and technology to solve problems; decline in traditional religious

involvement; greater search for inner meaning and development;

subordination of economic growth to environmental sustainability; cultural

pluralism; greater freedom for women".


Personally, I am never sure what this kind of survey data (or, rather,

interpretation of survey data) really tells us.  Such collections of data

fracture reality so severely that they become a kind of Rorschach blot in

which the observer can see whatever he is looking for.  Perhaps their

greatest significance lies in the way they can be used plastically to

frame a view of the future regardless of the current realities they point

to.  And we will quite rightly embrace or reject such a view in terms of

its intrinsic worth, not in terms of the survey data -- which in any case

can tell us little about the direction we *ought* to move in, as opposed

to the directions we have previously moved in.


On his part, Perlas offers a wonderfully fitting vision of the future when

he concludes his discussion of Cultural Creatives by paraphrasing a

Filipino hero:  in the end, there will be no tyrants because there will be

no slaves.


** Perlas sees the fundamental conflict between cultural creatives and

elite globalization as reflecting a disavowal of the "materialistic

framework" shaping globalization today.  Many activists in the civil

sector share this rejection of materialism, whereby the cultural sphere is

dominated by a shallow consumerism.  And as the cultural creatives enter

not only civil society but also business and government, a powerful,

threefold alliance will emerge "that is destined to change the course of

world history".


** My saying above that political-legal organs of the state should not

patronize the arts does not mean I believe the arts (and other cultural

activities) should remain unfunded.  It's just that the funding must be a

matter of free giving by those who are convinced of the healthy creative

powers of the people and organizations they support.


One hopes that, in a properly threefolded society, there would be much

more support for culture.  Our economic system is currently distorted by

the moral falsehood that gives the owners of corporations *unlimited*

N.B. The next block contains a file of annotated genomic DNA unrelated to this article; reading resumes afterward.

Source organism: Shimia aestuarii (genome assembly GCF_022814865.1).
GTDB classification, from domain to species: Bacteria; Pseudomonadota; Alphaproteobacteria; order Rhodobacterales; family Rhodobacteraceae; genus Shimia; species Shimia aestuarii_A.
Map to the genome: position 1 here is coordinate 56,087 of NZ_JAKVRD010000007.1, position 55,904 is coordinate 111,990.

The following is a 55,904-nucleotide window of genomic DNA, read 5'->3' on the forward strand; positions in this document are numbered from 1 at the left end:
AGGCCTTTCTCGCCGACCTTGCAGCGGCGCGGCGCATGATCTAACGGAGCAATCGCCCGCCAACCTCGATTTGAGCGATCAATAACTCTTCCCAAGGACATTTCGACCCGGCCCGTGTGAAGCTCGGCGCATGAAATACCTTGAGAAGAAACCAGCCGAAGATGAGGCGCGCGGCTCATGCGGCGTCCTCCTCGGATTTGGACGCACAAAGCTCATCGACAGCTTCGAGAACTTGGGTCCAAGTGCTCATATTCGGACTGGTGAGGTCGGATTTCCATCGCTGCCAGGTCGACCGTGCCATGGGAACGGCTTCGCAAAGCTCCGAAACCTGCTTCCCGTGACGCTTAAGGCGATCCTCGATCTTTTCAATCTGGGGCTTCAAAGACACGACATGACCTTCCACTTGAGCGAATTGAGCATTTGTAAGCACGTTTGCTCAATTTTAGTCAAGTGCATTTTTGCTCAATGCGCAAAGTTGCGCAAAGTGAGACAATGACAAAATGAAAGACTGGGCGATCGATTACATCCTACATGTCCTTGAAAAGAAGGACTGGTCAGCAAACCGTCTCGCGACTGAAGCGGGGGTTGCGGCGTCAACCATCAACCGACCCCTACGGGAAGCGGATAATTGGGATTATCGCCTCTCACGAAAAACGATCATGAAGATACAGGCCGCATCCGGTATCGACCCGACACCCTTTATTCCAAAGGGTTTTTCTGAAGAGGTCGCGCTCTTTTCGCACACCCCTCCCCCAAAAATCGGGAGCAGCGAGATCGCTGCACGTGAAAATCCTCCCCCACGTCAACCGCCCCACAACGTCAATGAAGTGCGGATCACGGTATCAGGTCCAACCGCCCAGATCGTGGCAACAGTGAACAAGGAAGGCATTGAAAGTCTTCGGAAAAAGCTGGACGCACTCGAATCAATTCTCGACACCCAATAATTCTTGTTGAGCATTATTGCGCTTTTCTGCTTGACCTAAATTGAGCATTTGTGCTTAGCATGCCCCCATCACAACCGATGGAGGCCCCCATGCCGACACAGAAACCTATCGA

claim to profits.  (See "Who Owns Microsoft's Profits?" in NF #106.)  The

"excess" profits can be viewed as the portion accruing, not from

individual efforts of the entrepreneurs, but from the educational,

scientific, and spiritual resources they have been able to capitalize on

from the larger society.  If you place limits on the personal claim to

profits accordingly, then a fair share of these profits will more

naturally find their way into the civil sector.  This will happen, not

because a central bureaucracy takes the funds and redistributes them, but

rather because every business owner is made, to one degree or another,

into a trustee for a philanthropic effort.


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You can order *Shaping Globalization* by sending US$20 to the Center for

Alternative Development, 110 Scout Rallos Street, Timog, Quezon City,

1103, Philippines.  For further information, send email to

[email protected]


Related articles:


** "The World Trade Organization: Economics as Technology" in NF #106.


** "Do We Really Want a Global Village?" a chapter in *The Future Does Not

   Compute: Transcending the Machines in Our Midst*.



Steve Talbott is the editor of the NetFuture Newsletter. This article is from NetFuture Nr. 120, reprinted with the author’s kind permission.

[email protected]


Note: Rudolf Steiner’s basic book on the tripartite society, "Basic Issues of the Social Question" is available as an e-book from our E-Book Library: Basic Issues of the Social Question